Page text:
The European Commission announced today that it is taking Bulgaria to court in three cases – for clean vehicles, for the electronic toll service and for the marketing of natural mineral and spring waters.
Brussels has decided to file a claim against Bulgaria before the Court of the European Union because the authorities in Sofia have not translated into national laws and regulations (the so-called non-transposition) the rules for clean vehicles.
The Clean Vehicles Directive sets national public procurement targets for clean vehicles.
This applies in particular to city buses, where public procurement accounts for around 70% of the market.
In the case of Bulgaria, the directive requires at least 17.6% of all light commercial vehicles, 7% of all trucks and 34% of all city buses bought between August 2, 2021 and December 31, 2025 to be clean vehicles, and at least 17% of all city buses bought in the same period to have zero exhaust emissions.
The directive also covers leasing, rental and financial leasing of vehicles, as well as contracts for certain services such as:
• public road transport
• specialized services for road transport of passengers,
• non-scheduled land passenger transport,
• specific postal and parcel services
• household waste collection.
It aims to further improve the air quality in municipalities and extend the life cycle of products (according to the principles of the circular economy).
The first reference period for reporting what has been achieved at the national level is after two years – in 2025, and the second is in 2030. Bulgaria has not yet introduced the directive into its legislation.
The deadline for transposing the directive was August 2021. The Commission sent an official notification letter to Bulgaria in September 2021 and a reasoned opinion in April 2022 (two of the three steps in a criminal procedure – note ed.)
As Bulgaria continues to violate the directive, the Commission has now decided to take the third and final step and refer the case to the Court of Justice of the EU.
Electronic toll service
The European Commission has decided to file a lawsuit against Bulgaria and Poland for not transposing the rules for electronic road tolling into national legislation.
The European Electronic Road Tolling Service (EETS) is a charging system where, once fully implemented, road users in the EU can pay tolls with one subscription contract, have one service provider and one on-board device, which covers all member states.
The Directive has two objectives: to ensure the interoperability of electronic road tolling systems and to facilitate the cross-border exchange of information on non-payment of tolls.
Significant differences in the technical specifications of electronic road charging systems could hinder the achievement of interoperability of electronic road charging across the EU and harm the efficiency of transport operations, the cost-effectiveness of road charging systems and the achievement of transport objectives. policy, notes the European Commission.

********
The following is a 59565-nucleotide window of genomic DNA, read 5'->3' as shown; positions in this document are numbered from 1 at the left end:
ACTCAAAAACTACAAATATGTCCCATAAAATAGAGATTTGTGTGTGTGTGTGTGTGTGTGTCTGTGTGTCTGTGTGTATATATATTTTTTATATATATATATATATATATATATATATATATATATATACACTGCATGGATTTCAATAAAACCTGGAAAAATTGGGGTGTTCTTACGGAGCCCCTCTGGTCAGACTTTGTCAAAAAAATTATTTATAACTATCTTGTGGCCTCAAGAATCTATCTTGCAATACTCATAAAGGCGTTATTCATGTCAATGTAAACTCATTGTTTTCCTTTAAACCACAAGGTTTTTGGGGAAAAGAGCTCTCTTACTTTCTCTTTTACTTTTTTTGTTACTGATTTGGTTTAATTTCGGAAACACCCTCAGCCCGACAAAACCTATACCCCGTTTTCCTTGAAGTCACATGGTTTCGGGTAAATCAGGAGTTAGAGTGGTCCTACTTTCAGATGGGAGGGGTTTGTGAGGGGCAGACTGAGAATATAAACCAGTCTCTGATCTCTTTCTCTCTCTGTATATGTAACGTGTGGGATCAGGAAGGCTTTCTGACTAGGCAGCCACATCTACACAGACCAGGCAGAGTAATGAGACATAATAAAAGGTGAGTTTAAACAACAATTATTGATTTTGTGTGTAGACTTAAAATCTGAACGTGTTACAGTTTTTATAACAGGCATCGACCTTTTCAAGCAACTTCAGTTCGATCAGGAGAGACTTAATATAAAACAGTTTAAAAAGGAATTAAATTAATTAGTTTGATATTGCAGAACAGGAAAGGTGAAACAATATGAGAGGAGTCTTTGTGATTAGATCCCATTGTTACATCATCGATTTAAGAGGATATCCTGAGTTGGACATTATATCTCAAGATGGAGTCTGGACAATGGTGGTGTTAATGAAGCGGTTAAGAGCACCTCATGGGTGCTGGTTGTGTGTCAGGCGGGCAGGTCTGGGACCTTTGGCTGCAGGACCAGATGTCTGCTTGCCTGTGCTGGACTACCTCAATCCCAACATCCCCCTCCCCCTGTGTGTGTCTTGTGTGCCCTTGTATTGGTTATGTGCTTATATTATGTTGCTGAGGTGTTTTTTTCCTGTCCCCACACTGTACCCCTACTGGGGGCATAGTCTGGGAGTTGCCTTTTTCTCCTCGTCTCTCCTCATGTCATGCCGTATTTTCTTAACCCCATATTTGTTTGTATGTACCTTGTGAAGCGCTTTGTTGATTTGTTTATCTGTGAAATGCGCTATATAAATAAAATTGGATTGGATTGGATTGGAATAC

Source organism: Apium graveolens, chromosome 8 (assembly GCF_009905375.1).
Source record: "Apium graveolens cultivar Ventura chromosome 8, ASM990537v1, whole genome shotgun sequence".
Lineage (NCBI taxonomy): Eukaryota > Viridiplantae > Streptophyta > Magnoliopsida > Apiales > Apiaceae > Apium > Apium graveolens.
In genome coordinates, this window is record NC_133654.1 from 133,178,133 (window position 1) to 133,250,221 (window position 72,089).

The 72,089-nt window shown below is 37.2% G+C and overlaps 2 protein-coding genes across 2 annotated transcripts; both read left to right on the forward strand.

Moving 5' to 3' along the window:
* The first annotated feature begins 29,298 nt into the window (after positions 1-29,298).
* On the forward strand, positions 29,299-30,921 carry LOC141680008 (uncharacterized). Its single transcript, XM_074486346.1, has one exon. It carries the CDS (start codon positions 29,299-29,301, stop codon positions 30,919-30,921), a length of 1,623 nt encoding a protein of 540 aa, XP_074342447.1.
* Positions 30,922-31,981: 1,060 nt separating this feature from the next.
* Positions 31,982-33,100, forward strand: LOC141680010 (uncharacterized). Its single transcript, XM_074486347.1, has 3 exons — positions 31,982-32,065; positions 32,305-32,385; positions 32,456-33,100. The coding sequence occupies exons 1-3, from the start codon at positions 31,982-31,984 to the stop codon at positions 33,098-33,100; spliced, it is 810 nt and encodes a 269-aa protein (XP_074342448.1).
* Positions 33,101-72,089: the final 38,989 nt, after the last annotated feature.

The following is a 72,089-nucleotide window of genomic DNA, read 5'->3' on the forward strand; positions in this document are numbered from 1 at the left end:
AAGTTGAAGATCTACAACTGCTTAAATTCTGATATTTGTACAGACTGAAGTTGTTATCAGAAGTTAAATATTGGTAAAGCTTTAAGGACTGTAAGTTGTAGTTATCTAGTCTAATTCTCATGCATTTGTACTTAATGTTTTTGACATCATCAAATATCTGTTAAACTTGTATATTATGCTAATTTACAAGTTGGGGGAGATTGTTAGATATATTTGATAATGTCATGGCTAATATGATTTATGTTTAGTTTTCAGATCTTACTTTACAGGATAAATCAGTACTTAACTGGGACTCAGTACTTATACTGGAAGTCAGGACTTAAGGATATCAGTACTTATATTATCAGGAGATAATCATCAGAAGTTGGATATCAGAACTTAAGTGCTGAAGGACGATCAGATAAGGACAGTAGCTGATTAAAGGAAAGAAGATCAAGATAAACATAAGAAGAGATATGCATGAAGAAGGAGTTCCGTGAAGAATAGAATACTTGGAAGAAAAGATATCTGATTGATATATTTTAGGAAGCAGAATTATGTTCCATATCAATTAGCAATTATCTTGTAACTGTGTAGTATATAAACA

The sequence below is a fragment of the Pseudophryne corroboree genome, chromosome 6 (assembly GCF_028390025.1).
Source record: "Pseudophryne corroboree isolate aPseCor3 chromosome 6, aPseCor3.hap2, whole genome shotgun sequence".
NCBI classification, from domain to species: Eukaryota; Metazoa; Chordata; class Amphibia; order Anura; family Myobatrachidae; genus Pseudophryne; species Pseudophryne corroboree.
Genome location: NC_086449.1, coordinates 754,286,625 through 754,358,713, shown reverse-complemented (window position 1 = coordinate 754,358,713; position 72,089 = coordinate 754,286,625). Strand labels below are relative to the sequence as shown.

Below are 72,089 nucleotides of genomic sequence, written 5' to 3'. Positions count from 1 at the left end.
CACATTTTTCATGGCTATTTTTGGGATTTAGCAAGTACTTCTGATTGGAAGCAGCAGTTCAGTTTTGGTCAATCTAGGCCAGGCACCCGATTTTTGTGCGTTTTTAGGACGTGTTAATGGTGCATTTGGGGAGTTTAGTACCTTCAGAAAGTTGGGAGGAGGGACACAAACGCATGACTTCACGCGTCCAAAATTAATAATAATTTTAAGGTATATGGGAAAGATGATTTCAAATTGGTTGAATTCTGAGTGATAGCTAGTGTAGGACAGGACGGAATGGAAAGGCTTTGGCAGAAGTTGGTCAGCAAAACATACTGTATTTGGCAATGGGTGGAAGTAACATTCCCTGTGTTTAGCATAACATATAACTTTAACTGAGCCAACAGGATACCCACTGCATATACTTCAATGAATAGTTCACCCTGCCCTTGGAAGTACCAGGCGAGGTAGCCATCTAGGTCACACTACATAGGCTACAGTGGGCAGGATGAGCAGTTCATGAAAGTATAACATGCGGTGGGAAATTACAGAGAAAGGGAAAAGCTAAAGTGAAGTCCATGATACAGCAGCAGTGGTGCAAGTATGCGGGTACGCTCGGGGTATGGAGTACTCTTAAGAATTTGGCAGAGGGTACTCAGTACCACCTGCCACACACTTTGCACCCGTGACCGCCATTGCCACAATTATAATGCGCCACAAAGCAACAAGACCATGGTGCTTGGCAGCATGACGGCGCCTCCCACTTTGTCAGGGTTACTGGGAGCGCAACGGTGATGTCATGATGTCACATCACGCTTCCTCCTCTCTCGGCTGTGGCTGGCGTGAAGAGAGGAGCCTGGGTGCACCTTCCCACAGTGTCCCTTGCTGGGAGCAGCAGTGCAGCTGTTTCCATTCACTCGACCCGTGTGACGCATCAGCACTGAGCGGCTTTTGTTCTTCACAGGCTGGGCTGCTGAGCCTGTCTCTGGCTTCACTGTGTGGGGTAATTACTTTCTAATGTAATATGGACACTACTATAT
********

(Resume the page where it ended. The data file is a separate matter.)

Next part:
The lack of transposition of these rules is therefore an obstacle to the interoperability of Member States’ electronic road tolling systems and to the cross-border enforcement of the obligation to pay road tolls in the EU.
This means that drivers may be required to have more than one subscription contract, provider and on-board device in order to drive to or through Bulgaria and Poland. Problems could also arise in the collection of tolls for non-resident offenders, as well as for drivers from these countries in other Member States.
The deadline for transposing this directive expired on 19 October 2021. The Commission started the infringement procedures against these Member States in November 2021 and decided to send reasoned opinions in May 2022. As they continue to breach their obligation to transpose the directive , the Commission decided to refer the cases to the Court of Justice of the EU.
The European Commission has also decided to file a claim against Bulgaria before the Court of Justice of the EU for improper application of EU rules on the exploitation and marketing of natural mineral waters.
The European Commission takes legal steps to guarantee consumers’ right to information, protect them from being misled and ensure fair trade.
According to Brussels, the Bulgarian legislation is not in line with the rules, as it does not prohibit the marketing under more than one commercial description, as required by the directive, of natural mineral and spring waters originating from the same source.
In addition, contrary to the rules, Bulgarian legislation does not require the name of the source to be indicated on the labels of mineral and spring waters. Bulgarian legislation allows also to use the designation “spring water” for water that does not meet the conditions for use of this term.
After sending a letter of formal notice in July 2020 and a reasoned opinion in September 2021, the Commission concluded that the infringements found had not been remedied.
Already in February of this year, the European Commission decided to file a claim before the Court of the European Union against Bulgaria and 10 other member states for not notifying it of the adoption of measures for the transposition of two directives in the field of copyright, the institution’s press service reported .
The European Commission has also decided to file a claim before the Court of Justice of the European Union against Bulgaria and three other member states because they have not introduced into their national legislation on open data and the reuse of data from the public sector.
Photo by Artur Roman: